Topic:Accounting Conservatism and Relational Contracting & Optimal Team Composition: Diversity to Foster Mutual Monitoring
Speaker:Jonathan Glover, Columbia University, Graduate School of Business
Time:Monday, Jan 6th, 10:00-11:30 a.m
Place:Room 217, Guanghua Building 2
“Accounting Conservatism and Relational Contracting"
Conservatism is a pervasive feature of accounting but has also been the subject of much criticism - by regulators, standard setters, and academics. In this paper, we develop a positive role for accounting conservatism in fostering relational contracts between two agents in a two-period model of moral hazard. Building on Kreps (1996), the principal in our model designs a conservative measurement system and optimal contracts to create multiple equilibria that foster a team culture. Conservatism increases each agent's stake in the future of the relationship when it matters most - when it is going badly. This makes staying in the relationship worthwhile for the agents, even if they plan to play a low payoff equilibrium in the second period to punish first-period free-riding. In turn, this allows the principal to use lower-powered (and less costly) team incentives rather than higher-powered individual incentives in the first period of the relationship. In contrast, deferred compensation increases each agent's stake in the future of the relationship when it is going well, making it a less natural tool to use in fostering relationships in our model.
“Optimal Team Composition: Diversity to Foster Mutual Monitoring”
We study optimal team design. In our model, a principal assigns either heterogeneous agents to a team (a diverse team) or homogenous agents to a team (a specialized team) to perform repeated team production. We assume that specialized teams exhibit a productive substitutability (e.g., interchangeable efforts with decreasing returns to total effort), whereas diverse teams exhibit a productive complementarity (e.g., cross-functional teams). Diverse teams have an inherent advantage in fostering implicit/relational incentives for working that team members can provide to each other through mutual monitoring. In contrast, specialization both complicates the provision of incentives for mutual monitoring by limiting the punishment agents can impose on each other (for short expected career horizons) and creates an opportunity for tacit collusion (for long expected horizons). We use our results to develop empirical implications about the association between team tenure and team composition, pay-for-performance sensitivity, and team culture.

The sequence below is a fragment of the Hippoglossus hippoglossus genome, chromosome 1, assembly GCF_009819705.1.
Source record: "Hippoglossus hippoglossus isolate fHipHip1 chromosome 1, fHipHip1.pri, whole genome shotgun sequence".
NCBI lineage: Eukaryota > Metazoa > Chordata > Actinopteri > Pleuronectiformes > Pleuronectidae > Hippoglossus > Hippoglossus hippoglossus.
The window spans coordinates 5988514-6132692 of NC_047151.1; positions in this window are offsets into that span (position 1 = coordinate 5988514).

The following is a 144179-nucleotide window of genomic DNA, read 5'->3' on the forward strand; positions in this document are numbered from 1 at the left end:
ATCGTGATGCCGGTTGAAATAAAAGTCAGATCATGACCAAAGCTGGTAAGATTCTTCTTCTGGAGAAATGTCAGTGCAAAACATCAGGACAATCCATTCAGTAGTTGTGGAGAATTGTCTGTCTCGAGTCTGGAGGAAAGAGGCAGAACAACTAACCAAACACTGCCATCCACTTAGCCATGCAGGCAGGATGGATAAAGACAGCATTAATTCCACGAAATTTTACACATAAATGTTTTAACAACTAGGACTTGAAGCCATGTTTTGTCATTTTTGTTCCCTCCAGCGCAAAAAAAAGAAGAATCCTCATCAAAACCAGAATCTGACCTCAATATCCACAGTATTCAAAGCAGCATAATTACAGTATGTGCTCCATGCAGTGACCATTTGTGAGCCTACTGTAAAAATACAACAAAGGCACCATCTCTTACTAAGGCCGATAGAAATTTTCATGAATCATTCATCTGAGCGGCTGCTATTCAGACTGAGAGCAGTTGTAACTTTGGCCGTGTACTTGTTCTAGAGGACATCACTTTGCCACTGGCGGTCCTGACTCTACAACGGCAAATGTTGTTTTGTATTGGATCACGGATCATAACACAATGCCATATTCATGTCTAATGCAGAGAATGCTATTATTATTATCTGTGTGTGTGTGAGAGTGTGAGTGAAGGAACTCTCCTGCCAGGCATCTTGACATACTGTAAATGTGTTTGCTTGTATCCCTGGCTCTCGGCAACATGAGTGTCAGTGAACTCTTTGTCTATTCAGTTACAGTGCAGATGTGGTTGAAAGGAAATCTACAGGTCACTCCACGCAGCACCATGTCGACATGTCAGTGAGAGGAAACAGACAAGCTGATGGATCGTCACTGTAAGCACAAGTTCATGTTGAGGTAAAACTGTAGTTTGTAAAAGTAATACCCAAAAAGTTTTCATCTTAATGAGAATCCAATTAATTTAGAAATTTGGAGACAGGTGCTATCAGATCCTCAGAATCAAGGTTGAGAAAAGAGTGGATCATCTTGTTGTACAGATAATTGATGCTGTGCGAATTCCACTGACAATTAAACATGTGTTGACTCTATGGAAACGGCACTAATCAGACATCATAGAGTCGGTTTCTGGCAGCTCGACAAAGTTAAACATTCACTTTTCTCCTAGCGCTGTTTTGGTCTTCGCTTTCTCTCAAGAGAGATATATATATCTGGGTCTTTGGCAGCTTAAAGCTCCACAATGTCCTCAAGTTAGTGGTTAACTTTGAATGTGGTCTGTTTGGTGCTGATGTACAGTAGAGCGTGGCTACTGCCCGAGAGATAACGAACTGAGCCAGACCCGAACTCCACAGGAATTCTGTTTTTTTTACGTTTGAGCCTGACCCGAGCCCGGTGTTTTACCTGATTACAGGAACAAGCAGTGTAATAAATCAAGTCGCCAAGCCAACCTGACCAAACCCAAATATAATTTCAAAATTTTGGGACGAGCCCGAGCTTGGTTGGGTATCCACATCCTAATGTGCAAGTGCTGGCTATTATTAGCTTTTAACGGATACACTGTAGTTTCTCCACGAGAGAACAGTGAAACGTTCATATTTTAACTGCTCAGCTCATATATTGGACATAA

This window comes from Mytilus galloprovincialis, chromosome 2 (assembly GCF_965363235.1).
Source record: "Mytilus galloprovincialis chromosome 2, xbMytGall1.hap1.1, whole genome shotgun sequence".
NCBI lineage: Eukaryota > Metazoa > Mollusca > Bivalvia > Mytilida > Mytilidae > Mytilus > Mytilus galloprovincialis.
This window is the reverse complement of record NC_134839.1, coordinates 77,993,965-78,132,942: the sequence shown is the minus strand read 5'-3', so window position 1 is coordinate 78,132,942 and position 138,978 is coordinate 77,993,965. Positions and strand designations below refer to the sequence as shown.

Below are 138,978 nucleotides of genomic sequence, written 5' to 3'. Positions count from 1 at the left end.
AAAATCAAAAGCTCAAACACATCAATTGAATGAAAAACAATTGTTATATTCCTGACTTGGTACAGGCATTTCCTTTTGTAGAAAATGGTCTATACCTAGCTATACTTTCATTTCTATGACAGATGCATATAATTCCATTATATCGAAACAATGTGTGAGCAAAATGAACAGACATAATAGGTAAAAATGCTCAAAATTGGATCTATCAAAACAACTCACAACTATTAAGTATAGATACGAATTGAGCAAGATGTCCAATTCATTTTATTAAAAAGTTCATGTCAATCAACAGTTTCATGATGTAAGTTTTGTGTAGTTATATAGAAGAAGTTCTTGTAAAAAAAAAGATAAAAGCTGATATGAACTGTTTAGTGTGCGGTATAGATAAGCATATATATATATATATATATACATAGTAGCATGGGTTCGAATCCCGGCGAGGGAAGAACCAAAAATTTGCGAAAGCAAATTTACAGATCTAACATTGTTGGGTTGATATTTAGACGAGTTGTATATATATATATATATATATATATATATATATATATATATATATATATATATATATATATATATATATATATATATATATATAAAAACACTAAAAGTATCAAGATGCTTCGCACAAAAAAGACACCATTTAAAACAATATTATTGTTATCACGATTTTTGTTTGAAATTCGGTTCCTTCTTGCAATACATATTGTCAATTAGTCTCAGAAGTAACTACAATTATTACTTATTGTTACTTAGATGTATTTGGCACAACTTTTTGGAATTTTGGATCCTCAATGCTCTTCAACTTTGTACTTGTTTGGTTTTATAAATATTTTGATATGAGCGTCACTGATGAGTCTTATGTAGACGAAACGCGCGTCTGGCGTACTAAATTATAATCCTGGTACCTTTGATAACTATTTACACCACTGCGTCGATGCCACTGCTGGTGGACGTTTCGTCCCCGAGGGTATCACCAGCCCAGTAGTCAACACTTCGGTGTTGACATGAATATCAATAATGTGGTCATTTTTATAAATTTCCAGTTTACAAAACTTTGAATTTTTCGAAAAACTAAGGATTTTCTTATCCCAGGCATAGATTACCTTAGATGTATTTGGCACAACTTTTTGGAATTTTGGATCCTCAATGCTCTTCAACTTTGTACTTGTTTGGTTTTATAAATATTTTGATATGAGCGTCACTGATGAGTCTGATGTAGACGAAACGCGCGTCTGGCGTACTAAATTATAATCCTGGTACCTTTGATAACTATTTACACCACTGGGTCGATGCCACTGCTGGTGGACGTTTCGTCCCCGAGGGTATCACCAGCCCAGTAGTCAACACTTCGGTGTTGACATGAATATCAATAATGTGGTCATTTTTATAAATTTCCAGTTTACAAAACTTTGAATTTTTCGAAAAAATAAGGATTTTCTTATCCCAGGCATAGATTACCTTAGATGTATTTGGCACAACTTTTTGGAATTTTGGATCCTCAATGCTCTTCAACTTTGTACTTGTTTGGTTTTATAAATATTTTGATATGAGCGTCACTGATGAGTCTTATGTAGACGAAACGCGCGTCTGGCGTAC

Jonathan Glover is a Professor of Accounting in the Graduate School of Business at Columbia University. Prior to joining Columbia in 2015, Professor Glover was the Richard M. Cyert Professor of Management and Economics and Professor of Accounting at the Tepper School of Business at Carnegie Mellon University. Jonathan’s research is on accounting theory and information economics. The topics he has worked on include earnings management, financial accounting standard setting and regulation, corporate governance, individual vs. team incentives, various aspects of capital budgeting such as the interaction between real options and incentives, performance measurement, and managerial compensation.
Jonathan received his Ph.D. in accounting from The Ohio State University. He joined the faculty of Carnegie Mellon in 1992 and served the University in numerous capacities, including as Head of the Ph.D. Program at the Tepper School from 2008-2011. He also held visiting positions at U.C. Berkeley in the spring of 2000 and at Columbia during 2014-2015. Professor Glover was an academic fellow in the Office of the Chief Accountant at the U.S. Securities and Exchange Commission from 2004-2005.
Professor Glover is an editor ofThe Accounting Reviewand serves or has served on other editorial boards, including those of theReview of Accounting Studies,Contemporary Accounting Research(as an ad-hoc editor), andManagement Science(as an associate editor).He has served on a wide variety of committees of the American Accounting Association, including as the 2007 Doctoral Consortium Committee Chair and as a member of the Financial Accounting Standards Committee from 2009-2012.
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